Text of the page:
(Reuters) - President Barack Obama welcomed Iraqi Prime Minister Nuri al-Maliki to the White House on Monday, showcasing the end of the American war in Iraq as he campaigns for reelection next year.
Sitting side by side in the Oval Office, the two leaders posed briefly for cameras but did not make statements. They will hold a news conference together later in the morning.
Fulfilling a pledge to Americans weary of the nearly nine year old war, Obama is pulling nearly all U.S. troops out of Iraq by December 31, after a deal to keep thousands of trainers on the ground fell apart over the issue of immunity.
This has fanned concern about a power vacuum in the country that could be exploited by neighboring Iran, which has sought to exert influence over Iraq's majority fellow Shi'ites since the United States toppled Iraqi dictator Saddam Hussein. Almost 4,500 U.S. troops have died since President George W. Bush ordered the invasion in 2003, based on claims of weapons of mass destruction and al Qaeda ties that turned out not to exist.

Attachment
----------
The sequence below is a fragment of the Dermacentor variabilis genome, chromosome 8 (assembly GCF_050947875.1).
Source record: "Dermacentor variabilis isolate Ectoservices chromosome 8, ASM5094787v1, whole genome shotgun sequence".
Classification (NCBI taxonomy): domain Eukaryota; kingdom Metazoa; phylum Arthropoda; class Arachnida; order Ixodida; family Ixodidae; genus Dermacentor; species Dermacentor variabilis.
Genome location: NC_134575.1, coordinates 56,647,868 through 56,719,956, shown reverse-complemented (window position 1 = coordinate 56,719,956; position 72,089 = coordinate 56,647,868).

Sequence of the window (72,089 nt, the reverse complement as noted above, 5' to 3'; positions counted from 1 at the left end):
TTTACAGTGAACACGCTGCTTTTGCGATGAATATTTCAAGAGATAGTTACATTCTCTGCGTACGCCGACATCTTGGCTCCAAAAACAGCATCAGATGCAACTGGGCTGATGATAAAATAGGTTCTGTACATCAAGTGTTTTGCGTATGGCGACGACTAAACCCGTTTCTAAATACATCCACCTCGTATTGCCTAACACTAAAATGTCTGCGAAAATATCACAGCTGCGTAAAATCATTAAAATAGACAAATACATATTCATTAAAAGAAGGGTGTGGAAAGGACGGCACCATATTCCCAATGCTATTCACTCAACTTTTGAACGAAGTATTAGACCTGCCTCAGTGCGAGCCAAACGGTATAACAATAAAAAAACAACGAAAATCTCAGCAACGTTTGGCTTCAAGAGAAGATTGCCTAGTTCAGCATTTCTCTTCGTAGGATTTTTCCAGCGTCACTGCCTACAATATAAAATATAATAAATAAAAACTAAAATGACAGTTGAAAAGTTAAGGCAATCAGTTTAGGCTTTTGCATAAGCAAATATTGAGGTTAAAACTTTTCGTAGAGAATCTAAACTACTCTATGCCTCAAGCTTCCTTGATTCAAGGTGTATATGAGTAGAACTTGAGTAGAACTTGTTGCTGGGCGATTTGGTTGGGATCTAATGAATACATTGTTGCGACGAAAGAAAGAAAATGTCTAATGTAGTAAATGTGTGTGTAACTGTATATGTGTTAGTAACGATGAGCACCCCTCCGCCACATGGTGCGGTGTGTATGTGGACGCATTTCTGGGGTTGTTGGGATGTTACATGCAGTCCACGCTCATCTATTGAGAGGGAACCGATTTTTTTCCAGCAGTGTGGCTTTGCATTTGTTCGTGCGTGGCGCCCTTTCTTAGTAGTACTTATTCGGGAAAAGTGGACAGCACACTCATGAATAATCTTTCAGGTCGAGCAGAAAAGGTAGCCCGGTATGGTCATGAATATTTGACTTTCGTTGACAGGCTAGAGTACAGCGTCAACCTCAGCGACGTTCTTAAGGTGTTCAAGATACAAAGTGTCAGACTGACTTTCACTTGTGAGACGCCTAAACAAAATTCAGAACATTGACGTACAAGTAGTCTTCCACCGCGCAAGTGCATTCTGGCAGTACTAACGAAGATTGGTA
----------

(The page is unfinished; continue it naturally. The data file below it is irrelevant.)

Maliki will accompany the president and First Lady Michelle Obama to Fort Bragg, North Carolina, where Obama will thank troops returning home from Iraq, keeping the spotlight on national security although U.S. voters say their main concern is the economy.
Alongside the killing of al Qaeda leader Osama bin Laden in May, the closure of the Iraq war and drawdown of troops from Afghanistan are seen by the White House as key Obama accomplishments that he can flourish before voters in the elections in November next year. From a peak above 170,000 troops in the 2007 surge, 6,000 remained as of Sunday and nearly all will be gone year-end.